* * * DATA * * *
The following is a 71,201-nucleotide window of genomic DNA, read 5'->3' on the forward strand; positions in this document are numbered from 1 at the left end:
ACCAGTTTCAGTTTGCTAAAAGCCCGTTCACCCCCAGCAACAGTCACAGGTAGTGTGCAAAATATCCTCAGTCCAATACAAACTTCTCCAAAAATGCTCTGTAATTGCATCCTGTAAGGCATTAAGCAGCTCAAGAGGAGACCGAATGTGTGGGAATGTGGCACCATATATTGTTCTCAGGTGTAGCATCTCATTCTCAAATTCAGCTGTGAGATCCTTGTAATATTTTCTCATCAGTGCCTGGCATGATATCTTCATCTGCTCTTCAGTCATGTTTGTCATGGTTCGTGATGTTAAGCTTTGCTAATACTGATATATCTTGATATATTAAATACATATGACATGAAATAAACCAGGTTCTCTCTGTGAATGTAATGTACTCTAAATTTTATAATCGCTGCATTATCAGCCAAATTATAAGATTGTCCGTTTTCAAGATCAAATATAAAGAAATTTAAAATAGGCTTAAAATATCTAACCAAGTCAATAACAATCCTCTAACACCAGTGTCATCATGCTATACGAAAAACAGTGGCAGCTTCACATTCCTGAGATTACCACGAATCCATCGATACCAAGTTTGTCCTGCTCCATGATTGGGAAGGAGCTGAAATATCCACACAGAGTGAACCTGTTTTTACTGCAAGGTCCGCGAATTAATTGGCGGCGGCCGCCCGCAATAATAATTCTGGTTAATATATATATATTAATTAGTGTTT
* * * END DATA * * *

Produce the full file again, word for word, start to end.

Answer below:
The following is a 71,201-nucleotide window of genomic DNA, read 5'->3' on the forward strand; positions in this document are numbered from 1 at the left end:
ACCAGTTTCAGTTTGCTAAAAGCCCGTTCACCCCCAGCAACAGTCACAGGTAGTGTGCAAAATATCCTCAGTCCAATACAAACTTCTCCAAAAATGCTCTGTAATTGCATCCTGTAAGGCATTAAGCAGCTCAAGAGGAGACCGAATGTGTGGGAATGTGGCACCATATATTGTTCTCAGGTGTAGCATCTCATTCTCAAATTCAGCTGTGAGATCCTTGTAATATTTTCTCATCAGTGCCTGGCATGATATCTTCATCTGCTCTTCAGTCATGTTTGTCATGGTTCGTGATGTTAAGCTTTGCTAATACTGATATATCTTGATATATTAAATACATATGACATGAAATAAACCAGGTTCTCTCTGTGAATGTAATGTACTCTAAATTTTATAATCGCTGCATTATCAGCCAAATTATAAGATTGTCCGTTTTCAAGATCAAATATAAAGAAATTTAAAATAGGCTTAAAATATCTAACCAAGTCAATAACAATCCTCTAACACCAGTGTCATCATGCTATACGAAAAACAGTGGCAGCTTCACATTCCTGAGATTACCACGAATCCATCGATACCAAGTTTGTCCTGCTCCATGATTGGGAAGGAGCTGAAATATCCACACAGAGTGAACCTGTTTTTACTGCAAGGTCCGCGAATTAATTGGCGGCGGCCGCCCGCAATAATAATTCTGGTTAATATATATATATTAATTAGTGTTT